Catalog: CHAN 20294
Format: COMPACT DISC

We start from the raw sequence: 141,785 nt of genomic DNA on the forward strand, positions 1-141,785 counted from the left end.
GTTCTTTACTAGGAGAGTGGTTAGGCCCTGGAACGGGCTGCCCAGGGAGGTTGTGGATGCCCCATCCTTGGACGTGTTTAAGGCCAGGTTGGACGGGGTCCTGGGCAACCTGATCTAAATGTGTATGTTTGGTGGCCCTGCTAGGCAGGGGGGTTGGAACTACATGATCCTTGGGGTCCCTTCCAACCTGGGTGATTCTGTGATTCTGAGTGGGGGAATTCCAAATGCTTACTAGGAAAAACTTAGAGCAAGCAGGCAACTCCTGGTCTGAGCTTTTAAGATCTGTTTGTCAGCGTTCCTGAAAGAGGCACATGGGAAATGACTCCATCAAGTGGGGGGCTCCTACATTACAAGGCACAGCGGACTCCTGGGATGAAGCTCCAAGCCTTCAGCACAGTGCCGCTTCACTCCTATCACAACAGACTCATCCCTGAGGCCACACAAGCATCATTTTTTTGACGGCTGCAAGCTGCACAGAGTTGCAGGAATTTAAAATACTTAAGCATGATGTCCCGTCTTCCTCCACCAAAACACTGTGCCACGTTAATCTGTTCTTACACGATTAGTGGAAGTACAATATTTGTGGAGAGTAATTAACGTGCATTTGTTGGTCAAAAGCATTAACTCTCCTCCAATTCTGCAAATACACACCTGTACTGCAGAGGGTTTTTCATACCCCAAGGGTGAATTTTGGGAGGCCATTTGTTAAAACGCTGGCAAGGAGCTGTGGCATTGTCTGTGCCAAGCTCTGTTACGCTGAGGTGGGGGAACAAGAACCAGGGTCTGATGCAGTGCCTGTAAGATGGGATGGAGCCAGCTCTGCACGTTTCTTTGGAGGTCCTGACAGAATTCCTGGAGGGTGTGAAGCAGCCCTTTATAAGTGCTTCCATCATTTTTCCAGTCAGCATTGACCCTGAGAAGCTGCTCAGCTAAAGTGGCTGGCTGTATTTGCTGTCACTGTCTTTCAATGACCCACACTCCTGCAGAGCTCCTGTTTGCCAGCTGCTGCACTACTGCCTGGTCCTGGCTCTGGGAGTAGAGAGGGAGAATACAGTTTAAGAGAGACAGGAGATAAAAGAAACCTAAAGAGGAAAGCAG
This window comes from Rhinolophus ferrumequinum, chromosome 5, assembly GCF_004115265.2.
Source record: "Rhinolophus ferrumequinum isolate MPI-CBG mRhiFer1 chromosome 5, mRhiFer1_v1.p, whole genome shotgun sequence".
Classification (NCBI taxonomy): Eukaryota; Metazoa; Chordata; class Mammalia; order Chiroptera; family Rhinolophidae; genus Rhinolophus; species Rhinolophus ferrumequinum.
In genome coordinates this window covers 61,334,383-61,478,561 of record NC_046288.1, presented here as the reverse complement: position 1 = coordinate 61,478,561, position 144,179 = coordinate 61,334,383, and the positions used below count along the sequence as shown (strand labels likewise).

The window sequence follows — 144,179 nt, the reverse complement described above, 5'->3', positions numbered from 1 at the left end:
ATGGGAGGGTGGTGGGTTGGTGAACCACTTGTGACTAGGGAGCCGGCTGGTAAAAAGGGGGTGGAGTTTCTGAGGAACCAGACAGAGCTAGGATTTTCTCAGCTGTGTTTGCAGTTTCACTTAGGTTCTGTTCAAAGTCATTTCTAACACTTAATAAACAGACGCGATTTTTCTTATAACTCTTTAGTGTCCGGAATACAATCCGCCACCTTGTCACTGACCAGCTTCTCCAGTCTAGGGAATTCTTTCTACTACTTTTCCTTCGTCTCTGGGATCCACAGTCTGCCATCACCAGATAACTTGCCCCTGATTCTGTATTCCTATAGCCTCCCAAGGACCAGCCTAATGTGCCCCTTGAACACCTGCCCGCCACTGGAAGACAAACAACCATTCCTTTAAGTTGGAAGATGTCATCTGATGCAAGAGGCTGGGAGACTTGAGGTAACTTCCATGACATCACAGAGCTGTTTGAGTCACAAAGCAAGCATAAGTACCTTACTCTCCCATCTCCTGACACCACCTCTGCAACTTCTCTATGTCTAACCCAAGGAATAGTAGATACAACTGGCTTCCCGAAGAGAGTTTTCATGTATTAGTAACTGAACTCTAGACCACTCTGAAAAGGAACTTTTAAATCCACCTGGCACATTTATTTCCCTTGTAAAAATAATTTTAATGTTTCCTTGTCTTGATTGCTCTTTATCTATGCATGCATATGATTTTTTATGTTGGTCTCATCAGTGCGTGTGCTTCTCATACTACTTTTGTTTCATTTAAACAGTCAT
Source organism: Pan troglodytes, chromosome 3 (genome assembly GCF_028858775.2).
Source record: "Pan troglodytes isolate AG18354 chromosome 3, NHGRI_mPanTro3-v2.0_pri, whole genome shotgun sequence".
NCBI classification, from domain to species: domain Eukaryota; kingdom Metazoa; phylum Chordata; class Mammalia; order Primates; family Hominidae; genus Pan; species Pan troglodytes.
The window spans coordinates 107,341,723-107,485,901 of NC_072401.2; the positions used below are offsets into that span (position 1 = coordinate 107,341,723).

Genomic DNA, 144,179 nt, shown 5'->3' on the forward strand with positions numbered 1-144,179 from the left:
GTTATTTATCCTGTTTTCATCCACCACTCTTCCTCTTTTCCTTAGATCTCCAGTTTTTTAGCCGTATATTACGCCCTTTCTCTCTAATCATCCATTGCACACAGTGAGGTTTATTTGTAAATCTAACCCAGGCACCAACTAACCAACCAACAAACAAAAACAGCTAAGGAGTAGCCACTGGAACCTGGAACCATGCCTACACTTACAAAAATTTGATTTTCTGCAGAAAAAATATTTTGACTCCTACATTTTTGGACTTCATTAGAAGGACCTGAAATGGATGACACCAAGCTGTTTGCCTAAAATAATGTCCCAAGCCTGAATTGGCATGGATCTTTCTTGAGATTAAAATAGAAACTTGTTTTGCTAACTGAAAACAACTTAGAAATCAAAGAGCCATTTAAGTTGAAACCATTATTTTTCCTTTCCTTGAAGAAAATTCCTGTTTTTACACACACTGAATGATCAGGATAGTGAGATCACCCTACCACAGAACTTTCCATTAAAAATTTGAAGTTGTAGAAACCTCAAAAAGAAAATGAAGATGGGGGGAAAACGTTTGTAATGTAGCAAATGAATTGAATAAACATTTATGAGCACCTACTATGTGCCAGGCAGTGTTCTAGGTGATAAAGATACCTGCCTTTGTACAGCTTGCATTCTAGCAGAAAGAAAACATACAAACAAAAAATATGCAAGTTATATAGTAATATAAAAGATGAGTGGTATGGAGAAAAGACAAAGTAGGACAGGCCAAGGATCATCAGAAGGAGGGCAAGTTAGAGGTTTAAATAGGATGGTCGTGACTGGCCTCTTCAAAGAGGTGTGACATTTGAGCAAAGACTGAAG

Robert Müller-Hartmann was born in Hamburg, in 1884, the son of the piano teacher and clarinettist Josef Müller and his wife, Jenny. He studied in Berlin for four years, but then returned to Hamburg where he pursued a successful career combining teaching, composing, and writing. His works were widely performed by conductors such as Karl Muck, Carl Schuricht, Richard Strauss, Otto Klemperer, and Fritz Busch, and regularly played on German Radio. With the advent of National Socialism, in 1933, Müller-Hartmann was forced to resign from his teaching posts at the University and Conservatory. He continued to teach at Hamburg’s Jewish girls’ school, and was an active contributor to the Jüdischer Kulturbund (Jewish Cultural Federation). In the mid 1930s, Eugenia and Jacob (Yanya) Hornstein, Hamburg friends of the Müller-Hartmanns, moved to the town of Dorking, some twenty-five miles south of London, and in 1937 the Müller-Hartmanns followed them. The thirteen years Robert spent in England saw the country scarred by the losses, destruction, and privations of war. There was very little time or opportunity for him to secure a place in his adoptive country’s musical life, and despite his considerable success in Germany during the 1920s and ’30s, his reputation had failed to cross the English Channel. A general antipathy to the inclusion of German musical exiles and his modest, rather retiring personality ensured that he would soon be forgotten.